Amnesty nets guns, ex­plo­sives cache

Bangkok Post - - WORLD -

SYD­NEY: A bat­tery of ex­plo­sives, gun­pow­der and det­o­na­tors have been handed to po­lice un­der an amnesty in Aus­tralia, along with 26,000 firearms as au­thor­i­ties work to re­move il­licit weapons from the streets.

An amnesty was in­tro­duced by New South Wales state i n March, al­low­ing peo­ple to turn over any com­mer­cial ex­plo­sives with no ques­tions asked to stop them fall­ing into the hands of crim­i­nals and home­grown ji­hadis.

With one week l eft, counter-ter­ror­ism po­lice said the re­sponse had been en­cour­ag­ing.

“More than five months into the amnesty and there has been a wide va­ri­ety of ex­plo­sives sur­ren­dered, but we’re sure there’s more out there,” said Mick Willing, head of the NSW counter-ter­ror­ism and spe­cial tac­tics com­mand.

Among the cache is more than 146kg of ex­plo­sives, over 20kg of gun­pow­der and thou­sands of det­o­na­tors and safety fuses.

“This is a great re­sult, and shows Aus­tralians are se­ri­ous about pro­tect­ing them­selves, their fam­i­lies, and their com­mu­ni­ties,” said Jus­tice Min­is­ter Michael Keenan.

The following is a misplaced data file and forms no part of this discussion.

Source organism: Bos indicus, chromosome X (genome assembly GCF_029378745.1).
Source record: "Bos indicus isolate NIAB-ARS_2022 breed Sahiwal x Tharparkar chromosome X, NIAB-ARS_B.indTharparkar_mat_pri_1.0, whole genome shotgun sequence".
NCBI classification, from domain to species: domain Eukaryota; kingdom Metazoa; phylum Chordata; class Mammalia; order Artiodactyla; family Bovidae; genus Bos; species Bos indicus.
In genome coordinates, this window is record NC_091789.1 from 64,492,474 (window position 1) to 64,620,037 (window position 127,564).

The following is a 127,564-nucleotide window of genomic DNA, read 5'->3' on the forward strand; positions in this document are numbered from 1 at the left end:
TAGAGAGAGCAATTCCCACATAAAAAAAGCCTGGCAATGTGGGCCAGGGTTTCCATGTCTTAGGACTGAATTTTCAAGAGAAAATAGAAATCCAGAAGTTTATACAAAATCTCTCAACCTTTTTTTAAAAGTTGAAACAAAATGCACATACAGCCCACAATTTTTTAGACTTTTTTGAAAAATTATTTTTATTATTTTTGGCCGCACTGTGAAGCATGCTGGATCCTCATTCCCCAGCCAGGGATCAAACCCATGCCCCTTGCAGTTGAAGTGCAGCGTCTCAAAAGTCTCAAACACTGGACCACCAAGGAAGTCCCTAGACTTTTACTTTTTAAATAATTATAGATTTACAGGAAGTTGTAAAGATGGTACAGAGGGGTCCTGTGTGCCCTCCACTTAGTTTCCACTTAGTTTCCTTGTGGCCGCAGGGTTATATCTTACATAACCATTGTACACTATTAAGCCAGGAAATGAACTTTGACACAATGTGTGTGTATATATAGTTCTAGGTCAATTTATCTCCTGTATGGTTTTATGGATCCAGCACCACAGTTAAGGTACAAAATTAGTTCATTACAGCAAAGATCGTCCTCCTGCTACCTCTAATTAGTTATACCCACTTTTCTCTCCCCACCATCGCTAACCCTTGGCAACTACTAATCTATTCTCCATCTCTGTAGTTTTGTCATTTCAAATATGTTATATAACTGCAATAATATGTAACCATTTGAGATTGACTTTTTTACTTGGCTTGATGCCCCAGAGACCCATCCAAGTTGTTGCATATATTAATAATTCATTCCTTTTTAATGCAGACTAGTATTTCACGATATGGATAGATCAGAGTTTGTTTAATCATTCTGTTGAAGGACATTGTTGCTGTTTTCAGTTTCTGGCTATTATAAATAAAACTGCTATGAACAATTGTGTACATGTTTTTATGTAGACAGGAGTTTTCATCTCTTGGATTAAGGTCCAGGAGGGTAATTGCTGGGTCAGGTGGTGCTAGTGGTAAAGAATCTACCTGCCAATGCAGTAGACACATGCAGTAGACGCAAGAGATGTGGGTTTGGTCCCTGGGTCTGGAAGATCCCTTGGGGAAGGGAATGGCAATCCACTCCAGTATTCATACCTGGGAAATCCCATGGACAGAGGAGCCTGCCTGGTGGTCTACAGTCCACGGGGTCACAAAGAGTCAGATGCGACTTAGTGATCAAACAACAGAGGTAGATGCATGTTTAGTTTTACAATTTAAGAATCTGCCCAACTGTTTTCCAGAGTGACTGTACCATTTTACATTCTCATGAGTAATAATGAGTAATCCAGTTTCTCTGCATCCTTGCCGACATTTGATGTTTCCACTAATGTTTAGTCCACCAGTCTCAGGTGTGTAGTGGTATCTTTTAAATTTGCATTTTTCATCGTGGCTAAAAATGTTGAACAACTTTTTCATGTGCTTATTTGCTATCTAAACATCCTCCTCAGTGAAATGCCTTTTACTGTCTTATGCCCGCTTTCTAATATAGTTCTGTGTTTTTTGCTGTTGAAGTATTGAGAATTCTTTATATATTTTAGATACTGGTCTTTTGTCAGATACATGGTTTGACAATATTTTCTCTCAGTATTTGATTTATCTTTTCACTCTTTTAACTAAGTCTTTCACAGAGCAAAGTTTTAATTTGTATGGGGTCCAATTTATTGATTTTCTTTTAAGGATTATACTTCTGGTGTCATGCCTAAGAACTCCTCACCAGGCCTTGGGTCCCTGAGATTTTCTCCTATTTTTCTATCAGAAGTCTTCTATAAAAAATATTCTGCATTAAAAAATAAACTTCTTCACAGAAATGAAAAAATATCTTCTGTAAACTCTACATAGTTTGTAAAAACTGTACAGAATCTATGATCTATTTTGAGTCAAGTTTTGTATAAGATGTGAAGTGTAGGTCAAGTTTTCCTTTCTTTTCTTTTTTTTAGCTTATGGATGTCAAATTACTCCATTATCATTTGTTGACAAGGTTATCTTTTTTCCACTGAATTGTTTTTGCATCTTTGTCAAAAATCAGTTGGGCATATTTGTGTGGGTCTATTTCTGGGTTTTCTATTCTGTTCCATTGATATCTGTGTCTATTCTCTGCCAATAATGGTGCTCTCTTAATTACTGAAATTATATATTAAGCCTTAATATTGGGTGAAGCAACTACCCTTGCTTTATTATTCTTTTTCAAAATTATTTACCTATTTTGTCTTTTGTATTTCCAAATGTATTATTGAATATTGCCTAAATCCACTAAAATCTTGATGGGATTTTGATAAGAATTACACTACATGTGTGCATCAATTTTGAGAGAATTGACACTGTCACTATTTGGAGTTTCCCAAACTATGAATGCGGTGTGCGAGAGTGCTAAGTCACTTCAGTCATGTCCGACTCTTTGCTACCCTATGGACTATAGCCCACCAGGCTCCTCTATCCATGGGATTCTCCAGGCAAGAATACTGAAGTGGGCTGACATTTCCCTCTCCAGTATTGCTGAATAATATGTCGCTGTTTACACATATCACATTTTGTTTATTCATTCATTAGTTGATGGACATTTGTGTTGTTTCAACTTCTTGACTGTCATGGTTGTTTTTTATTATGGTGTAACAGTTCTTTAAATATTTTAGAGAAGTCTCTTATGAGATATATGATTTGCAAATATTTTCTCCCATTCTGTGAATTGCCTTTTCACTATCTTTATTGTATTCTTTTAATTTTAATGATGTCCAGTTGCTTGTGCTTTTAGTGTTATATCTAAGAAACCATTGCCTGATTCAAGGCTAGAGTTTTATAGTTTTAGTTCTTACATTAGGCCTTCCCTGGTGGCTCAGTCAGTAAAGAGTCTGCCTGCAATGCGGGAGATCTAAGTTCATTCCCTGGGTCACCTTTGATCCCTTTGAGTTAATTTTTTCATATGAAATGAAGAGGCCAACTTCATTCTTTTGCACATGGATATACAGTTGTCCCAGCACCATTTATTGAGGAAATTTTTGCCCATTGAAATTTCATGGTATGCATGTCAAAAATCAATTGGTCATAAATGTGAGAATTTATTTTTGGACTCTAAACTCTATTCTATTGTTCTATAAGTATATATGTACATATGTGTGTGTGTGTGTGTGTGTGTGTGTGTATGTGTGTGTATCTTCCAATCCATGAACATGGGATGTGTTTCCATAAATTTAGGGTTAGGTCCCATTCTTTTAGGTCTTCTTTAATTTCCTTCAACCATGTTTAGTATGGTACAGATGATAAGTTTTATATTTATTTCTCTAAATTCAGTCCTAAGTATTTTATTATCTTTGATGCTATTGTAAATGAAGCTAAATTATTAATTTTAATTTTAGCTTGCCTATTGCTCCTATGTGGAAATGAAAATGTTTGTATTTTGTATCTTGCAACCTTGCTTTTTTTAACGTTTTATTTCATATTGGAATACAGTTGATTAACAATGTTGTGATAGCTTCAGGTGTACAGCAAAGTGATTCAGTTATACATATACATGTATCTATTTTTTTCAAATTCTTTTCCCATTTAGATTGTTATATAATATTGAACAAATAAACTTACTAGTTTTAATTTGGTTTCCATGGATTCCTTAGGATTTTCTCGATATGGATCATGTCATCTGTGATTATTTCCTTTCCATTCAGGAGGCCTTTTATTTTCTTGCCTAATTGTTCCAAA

“As we know, just one firearm in the wrong hands can be deadly.”

Among the more un­usual items handed in was a circa 1856 Beau­mont Adams re­volver, a World War I-era Lee En­field ri­fle and two WWII US M1 car­bines.

The gun amnesty runs for an­other three weeks.

The gov­ern­ment be­lieves there are as many as 260,000 il­licit weapons on the streets, and with the threat of ex­trem­ist at­tacks and a spate of re­cent gang­land shoot­ings, it wants to min­imise the danger.

Aus­tralian of­fi­cials have grown in­creas­ingly con­cerned over the threat of ex­trem­ist at­tacks and have pre­vented 13 on home soil since 2014.

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